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Old 11-29-2011, 09:24 PM   #1
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painting ceiling looks rough


I have been trying to re-surface my ceiling. I have plastered it, and primed it. Upon painting the ceiling paint, I get highly inconsistent texture across it. I believe its from the roller I am using "3/8" nap length.

Upon watching several youtube videos I see "1/2" is the better solution. What can I do to get the ceiling looking cohesive again? Re-plaster it all/prime/sand/paint? Sand the paint? Karate chop?

Looking from the doorway, you can see places where the texture isnt cohesive across the ceiling.

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Old 11-29-2011, 10:12 PM   #2
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painting ceiling looks rough


I came across this suggetion: Ceiling paint
Which reads:
Quote:
it can be a job if you have a lot of them .sand them out ,i like 3m sand paper you can wet sand them out or dry sand them .a razor blade and scrape off ,theirs no book written on the subject so you have to be resourceful,also you could skim over them with spackle or joint compound .
Is that a good suggestion?

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Old 11-29-2011, 10:50 PM   #3
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painting ceiling looks rough


That was for heavy roller edges.
You will have to explain a bit better what you mean by Texture.
A 3/8 will be hard to get even coverage because it carries so little paint, but shouldn't leave much texture ( unless you do mean heavy roller edges).
A good quality 1/2 will serve you better.
What paint/ sheen are you using? A good quality ceiling paint is a very flat paint.
If you are using a thick paint with sheen, you are setting yourself up for problems.
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Old 11-29-2011, 11:25 PM   #4
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painting ceiling looks rough


I am using Behr Premium Plus, Ceiling Paint. Interior flat.

I know part of the problem comes inconsistent pressure as I paint. It creates a texture from the roller nap. Am I not loading enough paint into the roller? How can I tell if my roller is quality?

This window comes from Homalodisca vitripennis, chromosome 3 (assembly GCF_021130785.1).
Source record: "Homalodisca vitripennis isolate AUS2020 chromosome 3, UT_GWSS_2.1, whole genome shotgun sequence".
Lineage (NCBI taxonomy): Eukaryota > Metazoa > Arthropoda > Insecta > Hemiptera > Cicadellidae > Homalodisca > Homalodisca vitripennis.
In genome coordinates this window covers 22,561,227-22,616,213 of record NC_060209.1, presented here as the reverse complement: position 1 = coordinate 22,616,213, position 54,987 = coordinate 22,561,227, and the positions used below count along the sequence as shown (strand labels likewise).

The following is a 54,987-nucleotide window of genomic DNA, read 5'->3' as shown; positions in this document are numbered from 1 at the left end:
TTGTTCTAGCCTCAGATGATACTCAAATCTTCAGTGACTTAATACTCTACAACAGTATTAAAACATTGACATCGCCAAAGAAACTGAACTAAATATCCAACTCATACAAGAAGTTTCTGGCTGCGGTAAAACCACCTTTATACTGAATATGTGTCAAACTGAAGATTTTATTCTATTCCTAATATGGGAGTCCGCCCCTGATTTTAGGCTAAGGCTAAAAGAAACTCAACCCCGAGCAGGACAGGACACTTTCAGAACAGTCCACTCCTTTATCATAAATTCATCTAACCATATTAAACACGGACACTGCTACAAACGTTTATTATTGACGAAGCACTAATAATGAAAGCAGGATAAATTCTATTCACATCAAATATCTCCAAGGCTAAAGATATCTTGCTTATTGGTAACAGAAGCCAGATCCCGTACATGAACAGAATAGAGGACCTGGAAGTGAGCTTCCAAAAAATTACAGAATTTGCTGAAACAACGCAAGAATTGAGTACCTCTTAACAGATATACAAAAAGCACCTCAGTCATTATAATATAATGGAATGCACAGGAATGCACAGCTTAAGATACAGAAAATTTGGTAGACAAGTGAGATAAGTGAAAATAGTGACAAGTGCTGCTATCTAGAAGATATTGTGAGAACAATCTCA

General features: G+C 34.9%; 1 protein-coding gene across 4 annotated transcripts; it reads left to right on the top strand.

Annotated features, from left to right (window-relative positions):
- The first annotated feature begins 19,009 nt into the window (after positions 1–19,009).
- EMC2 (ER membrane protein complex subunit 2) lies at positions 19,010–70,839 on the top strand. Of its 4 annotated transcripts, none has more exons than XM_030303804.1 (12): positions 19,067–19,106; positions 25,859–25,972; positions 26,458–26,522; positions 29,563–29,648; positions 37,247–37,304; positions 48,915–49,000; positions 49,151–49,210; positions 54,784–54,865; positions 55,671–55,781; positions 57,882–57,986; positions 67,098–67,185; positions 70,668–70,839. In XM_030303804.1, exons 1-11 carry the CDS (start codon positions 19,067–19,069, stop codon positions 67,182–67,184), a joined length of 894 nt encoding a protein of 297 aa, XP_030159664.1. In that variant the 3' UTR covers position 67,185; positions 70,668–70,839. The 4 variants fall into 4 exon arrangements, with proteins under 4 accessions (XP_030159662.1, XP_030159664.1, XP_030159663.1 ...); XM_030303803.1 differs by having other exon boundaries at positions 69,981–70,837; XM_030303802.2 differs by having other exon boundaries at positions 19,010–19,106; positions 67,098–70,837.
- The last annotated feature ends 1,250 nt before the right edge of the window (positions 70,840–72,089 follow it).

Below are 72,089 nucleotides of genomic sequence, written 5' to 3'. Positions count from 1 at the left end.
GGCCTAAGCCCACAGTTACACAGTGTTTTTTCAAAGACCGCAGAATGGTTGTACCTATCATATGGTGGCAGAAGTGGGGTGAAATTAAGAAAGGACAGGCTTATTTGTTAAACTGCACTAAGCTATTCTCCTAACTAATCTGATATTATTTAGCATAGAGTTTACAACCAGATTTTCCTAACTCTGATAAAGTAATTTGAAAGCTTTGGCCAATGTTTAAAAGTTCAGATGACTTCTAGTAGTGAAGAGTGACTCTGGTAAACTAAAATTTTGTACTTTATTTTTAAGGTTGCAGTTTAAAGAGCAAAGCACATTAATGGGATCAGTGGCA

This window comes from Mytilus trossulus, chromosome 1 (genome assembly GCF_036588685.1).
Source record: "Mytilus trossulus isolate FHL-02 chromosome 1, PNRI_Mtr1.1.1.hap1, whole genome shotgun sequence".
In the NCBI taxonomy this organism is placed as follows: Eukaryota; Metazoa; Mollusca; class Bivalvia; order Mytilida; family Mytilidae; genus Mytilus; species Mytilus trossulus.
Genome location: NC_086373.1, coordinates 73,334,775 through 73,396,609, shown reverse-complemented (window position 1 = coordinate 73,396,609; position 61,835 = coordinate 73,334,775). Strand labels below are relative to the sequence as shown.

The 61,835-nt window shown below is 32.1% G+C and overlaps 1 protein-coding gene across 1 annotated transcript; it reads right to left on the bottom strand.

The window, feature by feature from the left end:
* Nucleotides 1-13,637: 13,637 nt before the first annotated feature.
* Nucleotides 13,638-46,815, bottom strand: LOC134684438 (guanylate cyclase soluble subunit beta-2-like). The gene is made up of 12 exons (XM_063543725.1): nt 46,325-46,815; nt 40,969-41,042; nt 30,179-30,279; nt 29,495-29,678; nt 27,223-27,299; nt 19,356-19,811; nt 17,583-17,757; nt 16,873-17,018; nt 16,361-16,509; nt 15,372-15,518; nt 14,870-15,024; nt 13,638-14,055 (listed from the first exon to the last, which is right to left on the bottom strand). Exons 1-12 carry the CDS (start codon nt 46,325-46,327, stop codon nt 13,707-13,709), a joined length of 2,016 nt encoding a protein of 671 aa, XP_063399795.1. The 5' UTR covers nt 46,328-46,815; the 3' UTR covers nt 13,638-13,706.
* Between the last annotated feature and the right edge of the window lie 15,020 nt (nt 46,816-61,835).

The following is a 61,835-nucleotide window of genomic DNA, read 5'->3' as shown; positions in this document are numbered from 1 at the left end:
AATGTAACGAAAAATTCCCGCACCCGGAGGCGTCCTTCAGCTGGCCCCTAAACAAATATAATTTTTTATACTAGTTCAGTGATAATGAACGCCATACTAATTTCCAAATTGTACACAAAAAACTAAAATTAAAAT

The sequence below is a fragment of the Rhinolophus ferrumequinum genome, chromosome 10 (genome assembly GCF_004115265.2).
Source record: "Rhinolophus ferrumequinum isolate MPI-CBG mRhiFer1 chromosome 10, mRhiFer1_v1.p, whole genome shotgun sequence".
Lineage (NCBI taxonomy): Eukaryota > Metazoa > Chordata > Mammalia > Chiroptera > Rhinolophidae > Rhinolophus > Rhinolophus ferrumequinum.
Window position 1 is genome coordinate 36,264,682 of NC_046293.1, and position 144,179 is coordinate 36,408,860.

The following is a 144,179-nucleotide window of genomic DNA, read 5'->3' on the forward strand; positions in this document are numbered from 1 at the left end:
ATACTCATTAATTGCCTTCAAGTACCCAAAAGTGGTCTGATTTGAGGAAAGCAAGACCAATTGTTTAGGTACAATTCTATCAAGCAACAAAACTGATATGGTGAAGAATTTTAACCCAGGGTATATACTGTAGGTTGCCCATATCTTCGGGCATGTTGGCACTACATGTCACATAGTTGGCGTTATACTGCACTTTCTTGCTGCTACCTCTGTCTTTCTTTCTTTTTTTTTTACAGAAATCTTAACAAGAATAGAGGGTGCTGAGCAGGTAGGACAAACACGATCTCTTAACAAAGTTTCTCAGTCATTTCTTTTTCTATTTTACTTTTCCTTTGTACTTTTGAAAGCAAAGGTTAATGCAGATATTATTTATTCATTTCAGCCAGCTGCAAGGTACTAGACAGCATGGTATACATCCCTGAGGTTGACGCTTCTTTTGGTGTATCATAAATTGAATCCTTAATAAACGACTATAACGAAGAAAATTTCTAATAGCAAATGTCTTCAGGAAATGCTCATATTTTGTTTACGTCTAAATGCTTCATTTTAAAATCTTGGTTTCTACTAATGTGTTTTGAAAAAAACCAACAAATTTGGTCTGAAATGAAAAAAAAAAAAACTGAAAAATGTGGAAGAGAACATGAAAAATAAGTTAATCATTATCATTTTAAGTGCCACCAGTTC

It looks something like this. (This is not an actual picture.)
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Old 11-30-2011, 03:15 AM   #5
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painting ceiling looks rough


My suggeastion
Get a quality 1/2 inch cover from a real paint store.

Get QUALITY paint from the same store.
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Old 11-30-2011, 05:10 AM   #6
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painting ceiling looks rough


Try a better paint--that brand never looks good for me---
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Old 11-30-2011, 06:00 AM   #7
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painting ceiling looks rough


Behr Ceiling (heavy bodied?, like other Behr paints) + 3/8 nap + inexperience = ceiling never stood a chance. Bryan, it's hard to determine why you're where you're at exactly. The most likely culprit, imo, is that you're overrolling it and picking up setting paint or activated primer with some patching thrown in, or both. We really don't need to know why, only how to fix it and proceed to do it properly which, by the way, I don't remember seeing you ask before you started. If it's from what I suspect, it will sand out fairly easily. Take a piece of 100 or 80 grit paper and sand it out. Don't apply elbow grease, just apply the paper to the surface and let the paper do the work. You may have to spot patch some areas, then reprime. As to paint and applicator, go to SW or BM, buy a gallon of contractor grade flat wall paint, or splurge and buy a ceiling paint, and a quality 1/2 inch roller cover. A good cover should cost about 5-7 bucks retail (USD), but it's actually a better investment than the paint. You can't roll even the best/most expensive paint with a cheap roller. You also need to work on your technique. You can find videos online on how to roll ceilings and I have some articles you can read on choosing rolling covers and painting ceilings at And, more DIY Painting Articles in my signature line below. Others have found them helpful. Good luck.
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Old 11-30-2011, 06:47 AM   #8
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painting ceiling looks rough


Is Sherwin Williams the only quality place to go?

jsheridan - I never realized all the steps to prepare a brush. Ive always done the method I see "on tv". Get the brush, add paint and put on wall.

The primer has always gone on and looked really nice. And its the finishing paint that ruins it all.
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Old 11-30-2011, 07:26 AM   #9
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painting ceiling looks rough


As I always say in cases like this: LOAD THAT ROLLER UP WITH PAINT........the paint should almost be dripping off the roller after dipping it in the paint tray or bucket. Gentle pressure, don't push so hard. Let the roller do the work.
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Old 11-30-2011, 07:38 AM   #10